0
$\begingroup$

In the second chapter of Bruce Schneier's book Applied Cryptography, 2nd Edition, 1996, we find this:

  1. Alice encrypts her message to Bob with KA and sends it to Trent.
  2. Trent decrypts the message with KA.
  3. Trent takes the decrypted message and a statement that he has received this message from Alice, and encrypts the whole bundle with KB.
  4. Trent sends the encrypted bundle to Bob.
  5. Bob decrypts the bundle with KB. He can now read both the message and Trent’s certification that Alice sent it.

I don't understand the last step. The "certification" had not been mentioned in any of the previous steps.

Does "certification" mean "a statement that he has received this message from Alice"?

$\endgroup$
6
$\begingroup$

Yes, it means ‘a statement that he has received this message from Alice’.

WARNING: Applied Cryptography is archaic and bad, and these days is useful only for historical research, not for learning how to use, choose, or think about cryptography. Consider the later Cryptography Engineering by the same author instead.

$\endgroup$
  • $\begingroup$ Does also the '20th Anniversary Edition' archaic and bad? $\endgroup$ – Rex Smith May 25 at 14:43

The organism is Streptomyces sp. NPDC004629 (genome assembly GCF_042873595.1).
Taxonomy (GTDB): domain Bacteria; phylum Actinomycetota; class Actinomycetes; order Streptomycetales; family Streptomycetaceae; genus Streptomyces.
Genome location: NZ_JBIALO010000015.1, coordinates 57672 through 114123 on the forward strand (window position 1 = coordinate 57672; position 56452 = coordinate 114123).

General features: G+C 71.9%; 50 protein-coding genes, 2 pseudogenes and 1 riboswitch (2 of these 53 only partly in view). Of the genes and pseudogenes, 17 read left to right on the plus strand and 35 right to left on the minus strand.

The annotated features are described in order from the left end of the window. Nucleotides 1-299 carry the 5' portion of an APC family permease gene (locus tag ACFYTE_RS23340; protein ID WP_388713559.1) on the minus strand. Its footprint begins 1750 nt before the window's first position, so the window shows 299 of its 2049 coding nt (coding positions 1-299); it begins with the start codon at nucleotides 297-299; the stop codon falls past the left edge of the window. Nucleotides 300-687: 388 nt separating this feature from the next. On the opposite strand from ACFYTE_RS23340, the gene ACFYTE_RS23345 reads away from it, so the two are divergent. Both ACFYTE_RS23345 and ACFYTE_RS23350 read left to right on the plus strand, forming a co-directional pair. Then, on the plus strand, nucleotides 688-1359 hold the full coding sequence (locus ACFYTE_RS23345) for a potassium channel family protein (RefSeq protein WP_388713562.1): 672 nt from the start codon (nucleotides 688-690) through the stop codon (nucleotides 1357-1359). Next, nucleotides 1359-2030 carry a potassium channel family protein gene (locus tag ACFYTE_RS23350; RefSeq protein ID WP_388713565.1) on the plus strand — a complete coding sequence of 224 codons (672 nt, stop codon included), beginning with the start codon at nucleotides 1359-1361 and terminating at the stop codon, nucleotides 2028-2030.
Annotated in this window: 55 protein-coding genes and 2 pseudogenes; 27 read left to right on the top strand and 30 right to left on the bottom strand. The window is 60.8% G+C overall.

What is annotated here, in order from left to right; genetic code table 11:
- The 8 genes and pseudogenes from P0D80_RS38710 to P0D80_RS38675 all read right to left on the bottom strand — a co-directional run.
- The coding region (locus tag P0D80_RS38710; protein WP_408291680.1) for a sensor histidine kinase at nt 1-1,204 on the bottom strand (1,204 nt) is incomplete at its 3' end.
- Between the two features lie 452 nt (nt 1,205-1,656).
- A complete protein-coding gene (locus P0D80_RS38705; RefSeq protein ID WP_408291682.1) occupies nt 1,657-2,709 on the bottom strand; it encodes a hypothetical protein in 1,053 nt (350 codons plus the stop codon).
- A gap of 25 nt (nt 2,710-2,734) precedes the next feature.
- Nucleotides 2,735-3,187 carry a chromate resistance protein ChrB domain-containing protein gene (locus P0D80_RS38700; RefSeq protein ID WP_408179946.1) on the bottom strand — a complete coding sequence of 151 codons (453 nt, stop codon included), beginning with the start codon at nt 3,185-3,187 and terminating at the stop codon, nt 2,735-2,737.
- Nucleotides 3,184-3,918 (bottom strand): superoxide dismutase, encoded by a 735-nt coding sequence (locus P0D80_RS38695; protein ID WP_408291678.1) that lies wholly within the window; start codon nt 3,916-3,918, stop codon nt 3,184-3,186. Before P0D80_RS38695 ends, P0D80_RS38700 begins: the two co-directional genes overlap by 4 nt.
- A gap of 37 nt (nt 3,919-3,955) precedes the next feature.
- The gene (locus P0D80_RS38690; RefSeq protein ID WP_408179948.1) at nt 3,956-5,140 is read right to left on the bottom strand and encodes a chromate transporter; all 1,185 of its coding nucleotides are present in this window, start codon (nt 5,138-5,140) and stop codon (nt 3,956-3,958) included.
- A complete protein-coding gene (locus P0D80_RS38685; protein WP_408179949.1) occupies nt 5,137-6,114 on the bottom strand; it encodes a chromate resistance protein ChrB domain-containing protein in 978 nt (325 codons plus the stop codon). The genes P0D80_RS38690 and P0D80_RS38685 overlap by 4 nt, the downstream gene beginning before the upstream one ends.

• 4
    $\begingroup$ @RexSmith As far as I can tell, the only difference is that there's a new introduction. $\endgroup$ – Squeamish Ossifrage May 25 at 15:15
  • $\begingroup$ Back then Schneier said, "The second edition of Applied Cryptography is a major rewrite of the first edition: 50% more words, 7 more chapters, and over 1600 new references. Not only did I make corrections to the first edition and add developments since it was published, but I also included topics left out of the first edition. The second edition has lots of new algorithms (including GOST, Blowfish, RC4, and A5), more information on the Clipper Chip and key escrow, dozens of new protocols, more information on how PGP works, detailed information on key management...", etc. $\endgroup$ – Patriot May 27 at 6:50
  • 2
    $\begingroup$ @Patriot The second edition was published over two decades ago. The 20th anniversary edition appears to be essentially a reprint of the second edition, with a new introduction. $\endgroup$ – Squeamish Ossifrage May 27 at 22:20
  • $\begingroup$ @SqueamishOssifrage You are exactly right. I misread Schneier's blog and thought that the 2nd edition and the 20th anniversary edition were exactly the same book. They're not. $\endgroup$ – Patriot May 28 at 2:44

Your Answer

By clicking “Post Your Answer”, you agree to our terms of service, privacy policy and cookie policy

Not the answer you're looking for? Browse other questions tagged or ask your own question.